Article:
Here's where I come in. During one of Carl's all-out sprints, he notices me, stops literally on a dime and says, "Daddy?!" This becomes both a tense and hilarious moment because I am the only African-American adult in the park and Carl is the only African-American child in the park. Carl was recently adopted and his parents are not African-American. His mom sat him next to me and we talked for awhile before he took off again. Adoptive parents are great people. No matter how much love and attention they give, they always have to contend with the natural parents who aren't there for whatever reason. They are special people indeed. Anyway, on with our story.
When I was in second grade, I fielded more ground balls with my face than my glove. That's not the case with Jack and Christopher of Twin Oaks. These two are great with the glove and their defense was a key component of Twin Oaks' victory. However, they are better teammates than they are players. In second grade, the kids change positions every inning and some kids sit out an inning or two based on the number of players. When it was Jack and Christopher's turn to sub, they didn't just sit on the bench and chew sunflower seeds. The two were cheering, rattling the fence and literally jumping up and down for their Twin Oaks teammates.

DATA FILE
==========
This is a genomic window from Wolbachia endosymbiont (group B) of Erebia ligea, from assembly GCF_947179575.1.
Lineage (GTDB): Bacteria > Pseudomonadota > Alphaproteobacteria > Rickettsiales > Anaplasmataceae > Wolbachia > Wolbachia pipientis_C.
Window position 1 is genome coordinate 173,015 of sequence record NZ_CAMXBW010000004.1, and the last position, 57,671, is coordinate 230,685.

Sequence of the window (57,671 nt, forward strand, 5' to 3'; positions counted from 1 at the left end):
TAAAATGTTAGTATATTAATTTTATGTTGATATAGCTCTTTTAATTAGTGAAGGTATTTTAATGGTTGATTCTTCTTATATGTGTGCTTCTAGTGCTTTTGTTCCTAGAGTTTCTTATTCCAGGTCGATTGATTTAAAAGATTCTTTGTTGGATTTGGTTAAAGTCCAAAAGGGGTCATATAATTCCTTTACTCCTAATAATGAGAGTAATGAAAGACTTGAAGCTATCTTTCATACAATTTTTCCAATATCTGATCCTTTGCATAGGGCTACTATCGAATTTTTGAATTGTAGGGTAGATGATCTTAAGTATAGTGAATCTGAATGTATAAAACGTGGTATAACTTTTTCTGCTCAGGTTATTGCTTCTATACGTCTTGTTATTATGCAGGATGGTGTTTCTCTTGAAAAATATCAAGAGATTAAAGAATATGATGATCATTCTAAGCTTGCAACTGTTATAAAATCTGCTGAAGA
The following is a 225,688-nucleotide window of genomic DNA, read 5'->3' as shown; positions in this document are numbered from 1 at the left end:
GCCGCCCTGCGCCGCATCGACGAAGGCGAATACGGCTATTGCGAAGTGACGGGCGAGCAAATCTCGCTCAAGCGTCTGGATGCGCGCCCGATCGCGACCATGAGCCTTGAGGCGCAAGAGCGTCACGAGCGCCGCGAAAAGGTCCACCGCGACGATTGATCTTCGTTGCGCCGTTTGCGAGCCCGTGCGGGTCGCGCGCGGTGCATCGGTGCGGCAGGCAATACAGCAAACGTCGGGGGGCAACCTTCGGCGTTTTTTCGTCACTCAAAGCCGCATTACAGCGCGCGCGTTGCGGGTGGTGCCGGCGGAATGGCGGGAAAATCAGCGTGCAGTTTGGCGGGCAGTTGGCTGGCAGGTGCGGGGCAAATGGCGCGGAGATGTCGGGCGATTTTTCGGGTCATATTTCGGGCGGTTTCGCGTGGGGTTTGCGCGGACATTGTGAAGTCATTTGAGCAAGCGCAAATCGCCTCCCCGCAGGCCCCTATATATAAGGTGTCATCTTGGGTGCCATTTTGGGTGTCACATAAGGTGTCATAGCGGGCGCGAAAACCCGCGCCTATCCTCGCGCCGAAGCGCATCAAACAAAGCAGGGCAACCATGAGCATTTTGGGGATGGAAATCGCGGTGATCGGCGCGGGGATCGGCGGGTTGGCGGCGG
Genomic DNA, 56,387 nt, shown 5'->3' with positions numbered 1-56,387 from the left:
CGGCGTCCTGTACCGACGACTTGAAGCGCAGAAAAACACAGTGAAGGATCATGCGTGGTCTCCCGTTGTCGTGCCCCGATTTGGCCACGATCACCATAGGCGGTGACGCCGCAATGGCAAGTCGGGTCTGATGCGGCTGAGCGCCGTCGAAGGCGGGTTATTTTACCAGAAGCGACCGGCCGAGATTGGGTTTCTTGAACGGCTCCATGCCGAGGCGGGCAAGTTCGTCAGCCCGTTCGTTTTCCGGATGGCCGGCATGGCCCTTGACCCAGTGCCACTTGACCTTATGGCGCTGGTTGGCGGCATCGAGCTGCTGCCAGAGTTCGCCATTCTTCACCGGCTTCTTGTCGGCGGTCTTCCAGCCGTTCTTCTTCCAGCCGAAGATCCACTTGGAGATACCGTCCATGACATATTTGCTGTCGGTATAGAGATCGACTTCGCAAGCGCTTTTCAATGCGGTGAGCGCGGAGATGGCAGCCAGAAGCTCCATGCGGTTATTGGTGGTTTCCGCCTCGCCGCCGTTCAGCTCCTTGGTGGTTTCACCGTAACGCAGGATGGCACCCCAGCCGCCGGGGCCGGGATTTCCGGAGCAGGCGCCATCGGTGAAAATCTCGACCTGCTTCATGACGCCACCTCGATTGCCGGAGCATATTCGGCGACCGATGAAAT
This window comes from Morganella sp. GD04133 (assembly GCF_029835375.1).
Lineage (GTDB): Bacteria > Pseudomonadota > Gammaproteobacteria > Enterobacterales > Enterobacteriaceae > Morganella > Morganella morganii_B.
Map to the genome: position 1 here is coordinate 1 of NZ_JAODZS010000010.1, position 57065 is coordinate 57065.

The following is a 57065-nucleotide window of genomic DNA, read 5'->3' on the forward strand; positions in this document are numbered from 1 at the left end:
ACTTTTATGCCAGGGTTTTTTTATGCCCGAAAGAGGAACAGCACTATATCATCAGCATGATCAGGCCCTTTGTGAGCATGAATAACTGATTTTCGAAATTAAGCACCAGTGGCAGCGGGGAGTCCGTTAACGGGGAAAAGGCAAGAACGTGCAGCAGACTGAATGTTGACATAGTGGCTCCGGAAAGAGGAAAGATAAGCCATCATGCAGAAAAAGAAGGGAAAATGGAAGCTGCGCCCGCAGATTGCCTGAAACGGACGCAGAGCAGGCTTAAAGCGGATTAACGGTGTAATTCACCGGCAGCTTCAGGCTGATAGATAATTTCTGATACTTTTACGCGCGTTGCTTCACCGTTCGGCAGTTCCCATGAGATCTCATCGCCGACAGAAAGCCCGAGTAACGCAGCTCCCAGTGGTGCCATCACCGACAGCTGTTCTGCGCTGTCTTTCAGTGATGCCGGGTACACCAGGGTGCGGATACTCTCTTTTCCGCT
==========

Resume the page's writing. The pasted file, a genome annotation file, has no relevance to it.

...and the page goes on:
They really wanted their teammates to do well. It's not unusual for the Brigade to see teammates cheer for one another. On the other hand, it is rather unusual to see that type of attitude from star players on any level. The Twin Oaks coaches and parents are teaching these boys to be a team and it shows. So, the Brigade decided to recognize both Jack and Christopher for their efforts and proving that good sportsmanship does come in pairs.
|From L-R: Jack, Big Sol and Christopher|
Be a Good Sport!